HISTORY buffs will be in their element in the historical town of Lincoln in the East Midlands. With a medieval cathedral, one of Britain’s steepest hills and a raft of fascinating attractions, Lincoln is a top spot to immerse yourself in for a weekend.
Lincoln Cathedral is an imposing Gothic pile dating back to 1185.
It can be seen from miles away, looming proudly above the city. You’ll be enthralled by the incredible carved wood and stone architecture.
The once richly-painted stonework was whitewashed during the Civil War but if you look closely you’ll see some traces of gold and red glinting through; even the stonemason’s initials are etched into the stone, forever remembered. Nearby is Lincoln Castle, built by William the Conqueror in the 11th century.
It is home to one of the four remaining copies of the 1215 Magna Carta and the Charter of the Forest agreement that marked the beginning of the end of the Dark Ages.
It’s held securely under toughened glass in the subterranean vault within the Victorian prison which, in itself, is a haunting example of a great but misguided penal system.
You can explore the tiny cells and listen to the stories of the prisoners brought to life with holograms.
Make sure you visit the segregated chapel, an eerie place of worship.
Finish your tour by scaling the heights of the medieval wall walk and take in amazing views of the castle grounds and city.
This year is the RAF Centenary anniversary and the International Bomber Command Centre serves as a point for recognition, remembrance and reconciliation for Bomber Command and the 57,861 lives given to it during the Second World War.
Within the state-of-the-art exhibition galleries you’ll be taken on an interactive journey into the life of Bomber Command.
Fly your own bombing mission and hear about the experiences from the men, women and children who lived through these times.
Absorb the poignant and beautiful peace gardens leading to the dramatic Memorial Spire where you can see straight through to Lincoln Cathedral, which would have been the last home landmark for the departing bomber crews and the first view of home for returning planes.
Doddington Hall is a much-loved Elizabethan family home dating back over 400 years, originally built for Thomas Tailor, the registrar to the Bishop of Lincoln.
The impressive mansion is home to a huge collection of family heirlooms including vast tapestries, paintings, ceramics and weaponry.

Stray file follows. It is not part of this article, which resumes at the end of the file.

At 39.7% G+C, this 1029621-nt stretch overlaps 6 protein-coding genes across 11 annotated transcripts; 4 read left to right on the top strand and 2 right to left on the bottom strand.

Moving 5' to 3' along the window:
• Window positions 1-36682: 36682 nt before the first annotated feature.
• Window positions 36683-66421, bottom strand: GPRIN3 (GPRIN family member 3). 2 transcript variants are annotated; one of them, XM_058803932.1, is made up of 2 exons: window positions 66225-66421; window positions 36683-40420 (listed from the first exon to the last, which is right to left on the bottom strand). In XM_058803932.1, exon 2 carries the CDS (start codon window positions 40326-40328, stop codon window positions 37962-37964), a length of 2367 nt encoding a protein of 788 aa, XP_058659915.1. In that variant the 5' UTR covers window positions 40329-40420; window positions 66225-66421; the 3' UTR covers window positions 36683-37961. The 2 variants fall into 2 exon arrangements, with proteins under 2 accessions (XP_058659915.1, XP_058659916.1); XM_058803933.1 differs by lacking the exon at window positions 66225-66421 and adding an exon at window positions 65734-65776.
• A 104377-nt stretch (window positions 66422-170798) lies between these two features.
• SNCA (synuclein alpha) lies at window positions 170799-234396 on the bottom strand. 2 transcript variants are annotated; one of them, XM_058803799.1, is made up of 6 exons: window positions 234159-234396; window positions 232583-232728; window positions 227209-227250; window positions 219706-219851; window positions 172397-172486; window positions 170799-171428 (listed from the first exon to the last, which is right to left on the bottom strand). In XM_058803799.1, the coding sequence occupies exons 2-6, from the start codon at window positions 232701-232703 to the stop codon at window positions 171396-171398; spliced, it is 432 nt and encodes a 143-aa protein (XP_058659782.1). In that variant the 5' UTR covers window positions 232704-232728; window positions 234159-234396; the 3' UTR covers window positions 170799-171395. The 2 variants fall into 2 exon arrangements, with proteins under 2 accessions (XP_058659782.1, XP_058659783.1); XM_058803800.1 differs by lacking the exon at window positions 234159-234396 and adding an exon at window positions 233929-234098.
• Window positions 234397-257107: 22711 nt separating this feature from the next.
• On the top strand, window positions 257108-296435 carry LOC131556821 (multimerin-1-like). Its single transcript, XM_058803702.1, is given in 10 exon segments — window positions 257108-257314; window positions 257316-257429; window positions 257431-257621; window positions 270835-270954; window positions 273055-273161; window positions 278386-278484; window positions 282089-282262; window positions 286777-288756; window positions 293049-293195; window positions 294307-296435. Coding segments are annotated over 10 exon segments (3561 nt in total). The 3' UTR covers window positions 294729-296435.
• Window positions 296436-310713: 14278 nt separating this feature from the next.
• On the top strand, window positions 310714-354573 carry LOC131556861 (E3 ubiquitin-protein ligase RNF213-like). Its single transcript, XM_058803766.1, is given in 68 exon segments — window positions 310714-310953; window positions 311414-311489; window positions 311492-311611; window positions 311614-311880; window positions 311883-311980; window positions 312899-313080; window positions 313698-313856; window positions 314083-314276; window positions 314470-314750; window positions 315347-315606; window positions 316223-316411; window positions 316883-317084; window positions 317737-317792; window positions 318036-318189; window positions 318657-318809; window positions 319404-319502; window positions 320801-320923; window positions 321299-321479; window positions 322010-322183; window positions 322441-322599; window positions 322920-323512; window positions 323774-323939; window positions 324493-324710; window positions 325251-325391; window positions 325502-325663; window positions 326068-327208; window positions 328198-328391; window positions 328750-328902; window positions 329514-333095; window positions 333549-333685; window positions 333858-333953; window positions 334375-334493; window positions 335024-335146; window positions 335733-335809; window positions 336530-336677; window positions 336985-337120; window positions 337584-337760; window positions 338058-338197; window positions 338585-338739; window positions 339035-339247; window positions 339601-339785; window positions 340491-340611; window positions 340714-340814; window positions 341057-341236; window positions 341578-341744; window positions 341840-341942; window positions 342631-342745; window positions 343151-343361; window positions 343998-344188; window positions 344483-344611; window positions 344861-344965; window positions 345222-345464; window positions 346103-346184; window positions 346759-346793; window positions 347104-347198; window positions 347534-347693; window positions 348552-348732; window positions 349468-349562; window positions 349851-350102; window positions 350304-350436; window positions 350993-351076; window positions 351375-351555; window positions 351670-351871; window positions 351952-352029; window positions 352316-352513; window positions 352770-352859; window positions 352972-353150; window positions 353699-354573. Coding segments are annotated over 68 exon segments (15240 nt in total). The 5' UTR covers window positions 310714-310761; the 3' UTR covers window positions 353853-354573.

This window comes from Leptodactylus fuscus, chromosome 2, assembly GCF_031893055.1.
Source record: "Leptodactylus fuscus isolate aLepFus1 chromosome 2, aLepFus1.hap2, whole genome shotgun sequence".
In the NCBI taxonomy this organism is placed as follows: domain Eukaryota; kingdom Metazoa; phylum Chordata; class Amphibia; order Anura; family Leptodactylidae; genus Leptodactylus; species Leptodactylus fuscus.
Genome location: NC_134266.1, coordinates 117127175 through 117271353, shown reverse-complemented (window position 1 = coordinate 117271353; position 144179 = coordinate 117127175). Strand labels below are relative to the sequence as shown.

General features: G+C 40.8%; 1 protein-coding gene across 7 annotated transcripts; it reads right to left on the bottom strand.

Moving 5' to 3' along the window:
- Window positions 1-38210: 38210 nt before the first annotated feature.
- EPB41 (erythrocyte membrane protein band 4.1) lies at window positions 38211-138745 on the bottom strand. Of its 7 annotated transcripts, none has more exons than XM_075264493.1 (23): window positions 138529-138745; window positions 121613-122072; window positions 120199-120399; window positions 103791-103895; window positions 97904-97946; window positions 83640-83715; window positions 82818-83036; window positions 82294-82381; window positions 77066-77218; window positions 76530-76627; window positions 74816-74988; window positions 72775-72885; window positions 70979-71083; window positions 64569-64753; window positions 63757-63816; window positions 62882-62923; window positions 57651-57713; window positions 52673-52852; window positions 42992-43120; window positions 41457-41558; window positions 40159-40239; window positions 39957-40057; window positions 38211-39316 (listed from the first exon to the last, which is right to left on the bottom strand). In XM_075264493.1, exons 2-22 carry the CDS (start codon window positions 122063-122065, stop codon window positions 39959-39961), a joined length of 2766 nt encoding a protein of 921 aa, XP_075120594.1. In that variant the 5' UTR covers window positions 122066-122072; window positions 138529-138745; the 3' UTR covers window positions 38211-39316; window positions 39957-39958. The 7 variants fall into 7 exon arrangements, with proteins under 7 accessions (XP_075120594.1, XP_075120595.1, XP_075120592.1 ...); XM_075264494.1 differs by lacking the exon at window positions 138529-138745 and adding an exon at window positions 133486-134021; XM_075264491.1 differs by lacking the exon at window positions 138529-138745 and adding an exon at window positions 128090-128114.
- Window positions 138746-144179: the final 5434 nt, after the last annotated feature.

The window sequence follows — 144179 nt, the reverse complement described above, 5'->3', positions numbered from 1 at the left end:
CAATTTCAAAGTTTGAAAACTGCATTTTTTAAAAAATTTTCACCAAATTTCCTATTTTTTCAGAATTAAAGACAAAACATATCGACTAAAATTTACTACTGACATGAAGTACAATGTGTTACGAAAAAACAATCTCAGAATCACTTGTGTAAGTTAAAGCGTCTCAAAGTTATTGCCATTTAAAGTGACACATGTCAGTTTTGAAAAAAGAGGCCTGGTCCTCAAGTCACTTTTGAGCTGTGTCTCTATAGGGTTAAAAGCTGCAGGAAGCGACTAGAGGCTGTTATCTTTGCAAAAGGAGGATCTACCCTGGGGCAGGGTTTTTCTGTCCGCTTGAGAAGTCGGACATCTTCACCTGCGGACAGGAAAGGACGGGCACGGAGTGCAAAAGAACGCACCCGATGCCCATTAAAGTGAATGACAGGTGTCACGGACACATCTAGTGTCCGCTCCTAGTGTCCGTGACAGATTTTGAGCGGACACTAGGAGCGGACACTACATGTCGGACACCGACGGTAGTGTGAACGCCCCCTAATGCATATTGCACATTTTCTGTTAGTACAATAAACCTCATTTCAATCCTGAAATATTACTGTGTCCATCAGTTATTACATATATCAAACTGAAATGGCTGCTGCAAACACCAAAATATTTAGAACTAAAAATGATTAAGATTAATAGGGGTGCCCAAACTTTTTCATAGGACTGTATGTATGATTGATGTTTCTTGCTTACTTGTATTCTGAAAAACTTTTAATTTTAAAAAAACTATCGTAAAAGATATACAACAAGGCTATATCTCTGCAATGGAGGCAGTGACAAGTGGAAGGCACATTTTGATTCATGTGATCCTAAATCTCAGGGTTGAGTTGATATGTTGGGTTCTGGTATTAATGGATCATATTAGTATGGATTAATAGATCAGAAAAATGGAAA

Its grounds are every bit as breathtaking as the house.
A highlight is the herb garden, where you can learn about the ancient medicinal and magical healing powers.
Finish with tea in the farm shop cafe.
Steep Hill in the cathedral quarter is foodie heaven.
Don’t miss Browns Pie Shop, a dining favourite of locals, serving gourmet pies and all Lincolnshire food has to offer.
The historic building has a fascinating past, built in the 17th century and serving as a pub until 1898.While at RAF Cranwell in 1925, Lawrence of Arabia lived in the shop.
It’s where he wrote the Seven Pillars Of Wisdom.
The building is also known to have a ghostly presence and it is said that Humphrey, a mischievous spirit who likes to cause trouble in the kitchen, must be greeted each morning to ensure a smooth service.
Its a traditional restaurant, with a wooden front counter and modest, cosy dining area, is the perfect place for a hearty lunch.
The homemade pies are packed with delicious fillings.
Beef and ale is the best-seller and each day there are specials such as venison in rich gravy.
For a cracking pint in cosy surroundings head to The Strugglers Inn, just a stone’s throw from Lincoln Castle.
With traditional, quirky interiors and lots of vintage memorabilia it seems it hasn’t changed since the 1940s. A weekly updated ales board and live music on Sundays makes this a hidden gem.
Washingborough Hall country house hotel (01522 790340/ washingboroughhall.com) is a beautiful mellow, Grade II listed Georgian property dating back to the 1700s, set in stunning manicured gardens just two miles from Lincoln.
It is doggie friendly so our Dottie was a pampered pooch in our superbly-spacious room.
All 20 rooms are individually designed with country-chic interiors; think soft floral wallpapers, cosy tartan furnishings and a calming palette throughout the hotel.
Each beautifully-appointed room has luxurious Noble toiletries, super-plump beds and homemade biscuits.
Dinner didn’t disappoint with a glass or two of perfectly chilled Prosecco in the cosy bar next to the log burner, before heading to the light and airy dining room. Highlights from the locally- sourced menu included mackerel three ways and melt-in-the-mouth fillet steak.
Doubles from £135 (two sharing), B&B.